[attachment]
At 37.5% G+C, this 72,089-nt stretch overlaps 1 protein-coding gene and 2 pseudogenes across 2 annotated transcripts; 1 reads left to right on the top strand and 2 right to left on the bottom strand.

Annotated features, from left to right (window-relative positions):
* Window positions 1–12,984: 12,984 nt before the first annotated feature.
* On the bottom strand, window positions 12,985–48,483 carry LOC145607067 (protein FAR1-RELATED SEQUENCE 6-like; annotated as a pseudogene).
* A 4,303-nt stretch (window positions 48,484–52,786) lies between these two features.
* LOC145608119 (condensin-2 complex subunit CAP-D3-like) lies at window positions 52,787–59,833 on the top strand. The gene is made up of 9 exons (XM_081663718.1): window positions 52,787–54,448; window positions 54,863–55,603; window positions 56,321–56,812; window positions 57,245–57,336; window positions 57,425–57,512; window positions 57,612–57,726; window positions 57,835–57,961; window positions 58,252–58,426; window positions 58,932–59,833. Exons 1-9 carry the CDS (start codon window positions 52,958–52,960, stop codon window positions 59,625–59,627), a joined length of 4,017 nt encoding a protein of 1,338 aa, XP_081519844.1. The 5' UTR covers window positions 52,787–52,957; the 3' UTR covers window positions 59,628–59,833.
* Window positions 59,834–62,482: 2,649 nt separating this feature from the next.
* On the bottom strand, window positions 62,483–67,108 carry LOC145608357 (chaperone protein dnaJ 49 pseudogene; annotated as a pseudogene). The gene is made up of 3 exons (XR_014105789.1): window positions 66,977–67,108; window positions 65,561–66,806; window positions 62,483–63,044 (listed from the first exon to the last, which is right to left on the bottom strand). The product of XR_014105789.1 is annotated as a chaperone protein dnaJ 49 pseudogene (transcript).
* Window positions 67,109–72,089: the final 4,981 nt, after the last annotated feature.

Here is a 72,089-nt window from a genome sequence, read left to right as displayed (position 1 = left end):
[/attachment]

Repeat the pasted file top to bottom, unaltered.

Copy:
At 37.5% G+C, this 72,089-nt stretch overlaps 1 protein-coding gene and 2 pseudogenes across 2 annotated transcripts; 1 reads left to right on the top strand and 2 right to left on the bottom strand.

Annotated features, from left to right (window-relative positions):
* Window positions 1–12,984: 12,984 nt before the first annotated feature.
* On the bottom strand, window positions 12,985–48,483 carry LOC145607067 (protein FAR1-RELATED SEQUENCE 6-like; annotated as a pseudogene).
* A 4,303-nt stretch (window positions 48,484–52,786) lies between these two features.
* LOC145608119 (condensin-2 complex subunit CAP-D3-like) lies at window positions 52,787–59,833 on the top strand. The gene is made up of 9 exons (XM_081663718.1): window positions 52,787–54,448; window positions 54,863–55,603; window positions 56,321–56,812; window positions 57,245–57,336; window positions 57,425–57,512; window positions 57,612–57,726; window positions 57,835–57,961; window positions 58,252–58,426; window positions 58,932–59,833. Exons 1-9 carry the CDS (start codon window positions 52,958–52,960, stop codon window positions 59,625–59,627), a joined length of 4,017 nt encoding a protein of 1,338 aa, XP_081519844.1. The 5' UTR covers window positions 52,787–52,957; the 3' UTR covers window positions 59,628–59,833.
* Window positions 59,834–62,482: 2,649 nt separating this feature from the next.
* On the bottom strand, window positions 62,483–67,108 carry LOC145608357 (chaperone protein dnaJ 49 pseudogene; annotated as a pseudogene). The gene is made up of 3 exons (XR_014105789.1): window positions 66,977–67,108; window positions 65,561–66,806; window positions 62,483–63,044 (listed from the first exon to the last, which is right to left on the bottom strand). The product of XR_014105789.1 is annotated as a chaperone protein dnaJ 49 pseudogene (transcript).
* Window positions 67,109–72,089: the final 4,981 nt, after the last annotated feature.

Here is a 72,089-nt window from a genome sequence, read left to right as displayed (position 1 = left end):